Monday, July 11, 2011

No Begins at the Schoolhouse Door

I have not made it a practice of using my blog to respond to news or controversy. The Hermit tends to think long and slow thoughts, and will continue to do so—though he is now pledging himself to blog once a week as a remedy for acedia. I was engaged in writing the piece below when I happened on this piece of news:

For what it is worth, let this little history lesson be my reflection on the Almighty State of California’s Totalitarian Plan.

A Tale of Two One-Room Schools

In November of 1858, my great-great grandfather met with a few parents in the small village of Poplar Flat near the slightly larger village of Woodlawn, near Bardstown, county seat of Nelson County, Kentucky, for a momentous event in the history of civilization. The purpose of the meeting was to sign an agreement that would launch a new school. No lawyers, educationists, psychologists, or bureaucrats were present.

His name was Nathaniel Hamlet Marks, a fitting name for a member of the schoolteacher tribe, those of us who doubt ourselves on the world stage of action and turn to teaching. I know nothing about him but I have a photocopy of a tattered document sent me by a now-deceased cousin. It is one of my few connections with a family past, and since photocopies fade and die, I have copied it here.

It is a “common English school” contract, dated November 1858, between Nathaniel Hamilton Marks (1828-1864) and several parents. The term “common English school” was an ordinary one in America from Revolutionary times and did not have a fixed curriculum. We may assume that it included reading, writing, and arithmetic, but probably also history and geography. The paper is written and signed by Mr. Marks in a beautiful hand, and by the “subscribers,” seven parents with what appear to be seven or eight “scholars.” There are holes in the document, and some scrawled notes attesting to some of the “autographs” of the parents.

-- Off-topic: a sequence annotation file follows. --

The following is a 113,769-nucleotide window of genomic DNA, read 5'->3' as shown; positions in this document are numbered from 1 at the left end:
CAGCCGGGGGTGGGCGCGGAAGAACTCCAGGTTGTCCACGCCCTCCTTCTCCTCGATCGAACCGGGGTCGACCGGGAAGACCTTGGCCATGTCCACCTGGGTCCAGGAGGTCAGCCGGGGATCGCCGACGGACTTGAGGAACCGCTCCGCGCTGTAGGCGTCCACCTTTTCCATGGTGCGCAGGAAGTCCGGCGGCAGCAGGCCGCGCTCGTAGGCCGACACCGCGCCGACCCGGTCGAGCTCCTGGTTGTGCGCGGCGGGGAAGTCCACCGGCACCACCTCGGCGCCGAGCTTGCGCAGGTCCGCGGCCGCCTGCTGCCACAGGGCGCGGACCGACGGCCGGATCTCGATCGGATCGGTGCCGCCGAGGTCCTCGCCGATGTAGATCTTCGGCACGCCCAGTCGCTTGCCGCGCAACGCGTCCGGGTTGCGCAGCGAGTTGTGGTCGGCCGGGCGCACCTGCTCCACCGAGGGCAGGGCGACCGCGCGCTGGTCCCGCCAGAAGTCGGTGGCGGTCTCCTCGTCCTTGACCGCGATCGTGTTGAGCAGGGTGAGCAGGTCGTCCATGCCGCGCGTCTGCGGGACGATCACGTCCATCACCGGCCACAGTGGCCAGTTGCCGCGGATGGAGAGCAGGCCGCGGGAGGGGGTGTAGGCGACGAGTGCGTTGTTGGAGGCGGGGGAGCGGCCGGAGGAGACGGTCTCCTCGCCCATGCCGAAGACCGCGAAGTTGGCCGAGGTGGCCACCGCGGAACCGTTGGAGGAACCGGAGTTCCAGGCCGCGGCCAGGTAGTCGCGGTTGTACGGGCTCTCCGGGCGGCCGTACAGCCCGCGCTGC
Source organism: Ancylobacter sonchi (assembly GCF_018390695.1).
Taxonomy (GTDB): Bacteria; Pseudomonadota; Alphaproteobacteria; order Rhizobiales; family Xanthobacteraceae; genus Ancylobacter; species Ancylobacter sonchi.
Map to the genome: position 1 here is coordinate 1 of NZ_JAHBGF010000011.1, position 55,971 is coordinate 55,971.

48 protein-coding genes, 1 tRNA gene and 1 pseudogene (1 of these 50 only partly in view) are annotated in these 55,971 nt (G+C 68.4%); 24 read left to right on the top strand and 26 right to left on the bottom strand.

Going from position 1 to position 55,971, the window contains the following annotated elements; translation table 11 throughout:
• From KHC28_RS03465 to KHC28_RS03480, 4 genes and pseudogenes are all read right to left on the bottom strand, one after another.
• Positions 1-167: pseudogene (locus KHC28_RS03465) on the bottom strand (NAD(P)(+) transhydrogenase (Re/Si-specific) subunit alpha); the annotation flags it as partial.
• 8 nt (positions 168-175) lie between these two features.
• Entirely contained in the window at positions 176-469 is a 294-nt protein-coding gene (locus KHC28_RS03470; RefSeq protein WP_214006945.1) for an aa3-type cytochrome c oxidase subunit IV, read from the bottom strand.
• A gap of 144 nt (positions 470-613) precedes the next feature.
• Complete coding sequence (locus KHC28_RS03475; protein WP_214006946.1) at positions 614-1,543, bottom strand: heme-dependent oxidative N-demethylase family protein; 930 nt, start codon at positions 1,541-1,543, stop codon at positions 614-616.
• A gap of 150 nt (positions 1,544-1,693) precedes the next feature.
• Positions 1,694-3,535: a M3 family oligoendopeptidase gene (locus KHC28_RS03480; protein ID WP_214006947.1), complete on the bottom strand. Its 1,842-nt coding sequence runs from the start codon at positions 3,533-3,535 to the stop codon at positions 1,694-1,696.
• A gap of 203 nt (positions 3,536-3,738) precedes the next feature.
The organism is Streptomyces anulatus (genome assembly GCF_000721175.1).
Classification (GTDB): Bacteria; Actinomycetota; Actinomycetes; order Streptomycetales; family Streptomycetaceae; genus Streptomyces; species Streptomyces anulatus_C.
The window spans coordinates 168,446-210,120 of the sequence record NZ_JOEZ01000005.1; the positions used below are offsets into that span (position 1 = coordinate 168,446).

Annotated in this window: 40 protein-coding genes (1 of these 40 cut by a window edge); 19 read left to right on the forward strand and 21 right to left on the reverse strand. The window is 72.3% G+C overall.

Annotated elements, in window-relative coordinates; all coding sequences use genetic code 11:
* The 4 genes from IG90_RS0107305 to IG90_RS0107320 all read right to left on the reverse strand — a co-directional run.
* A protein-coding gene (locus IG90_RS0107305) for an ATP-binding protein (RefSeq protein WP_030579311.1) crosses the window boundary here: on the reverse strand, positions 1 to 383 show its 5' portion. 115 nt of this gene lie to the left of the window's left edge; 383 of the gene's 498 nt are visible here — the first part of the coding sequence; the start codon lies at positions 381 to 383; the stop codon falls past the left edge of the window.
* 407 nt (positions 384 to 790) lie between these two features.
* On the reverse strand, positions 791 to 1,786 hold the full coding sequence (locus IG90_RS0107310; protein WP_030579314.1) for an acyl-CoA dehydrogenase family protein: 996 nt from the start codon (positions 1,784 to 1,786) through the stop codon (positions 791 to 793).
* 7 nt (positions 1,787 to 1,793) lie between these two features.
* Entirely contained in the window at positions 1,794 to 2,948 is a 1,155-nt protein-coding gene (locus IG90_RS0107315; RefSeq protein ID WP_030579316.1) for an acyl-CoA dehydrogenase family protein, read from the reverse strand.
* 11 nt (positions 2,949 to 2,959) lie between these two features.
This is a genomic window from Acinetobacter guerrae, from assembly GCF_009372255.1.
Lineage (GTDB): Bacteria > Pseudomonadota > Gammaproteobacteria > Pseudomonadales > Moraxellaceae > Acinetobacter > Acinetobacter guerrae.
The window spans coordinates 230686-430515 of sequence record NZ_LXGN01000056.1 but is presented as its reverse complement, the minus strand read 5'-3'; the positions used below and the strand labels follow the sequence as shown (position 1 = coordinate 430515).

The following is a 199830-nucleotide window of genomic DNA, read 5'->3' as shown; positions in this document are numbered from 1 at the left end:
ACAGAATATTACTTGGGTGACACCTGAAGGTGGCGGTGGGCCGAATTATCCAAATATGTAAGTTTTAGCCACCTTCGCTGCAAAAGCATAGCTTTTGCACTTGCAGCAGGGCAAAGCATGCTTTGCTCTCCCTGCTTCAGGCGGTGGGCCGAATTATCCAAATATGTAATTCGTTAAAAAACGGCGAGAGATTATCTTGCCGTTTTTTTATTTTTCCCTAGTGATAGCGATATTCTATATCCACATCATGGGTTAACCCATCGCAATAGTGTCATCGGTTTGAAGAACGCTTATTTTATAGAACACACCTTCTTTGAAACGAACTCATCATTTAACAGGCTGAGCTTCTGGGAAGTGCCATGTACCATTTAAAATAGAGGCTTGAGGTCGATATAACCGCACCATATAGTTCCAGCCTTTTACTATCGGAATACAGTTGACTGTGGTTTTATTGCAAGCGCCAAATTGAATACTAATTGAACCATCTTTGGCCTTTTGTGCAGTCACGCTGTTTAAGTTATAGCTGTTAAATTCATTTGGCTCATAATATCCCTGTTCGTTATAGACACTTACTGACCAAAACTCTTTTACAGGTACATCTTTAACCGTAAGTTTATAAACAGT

The undersigned proposes to [illegible] a common English School at Poplar Flat in Dist. No. 10 Nelson County Ky. for the term of three [illegible, possibly “spring”] Months, wherein will be taught various branches of an English education as usually taught in our common schools. =and make up any lost time should any occur.
November 1858 X Nath. H. Marks
For which services to be rendered we the undersigned subscribers bind ourselves to furnish the house prepared and fuel for the accommodation of said school and pay the said Marks at the expiration of said term the sum of three dollars for each scholar {not clear, could be schoolchild] annexed to our several names.

He was twenty-nine, and had seen the birth of two of his three children: William Kenton Marks, my great grandfather, who was just barely three years old, and Nancy Mabel Marks, who was eight months old. George Reuben would not be born until 1864, the year of his father’s death.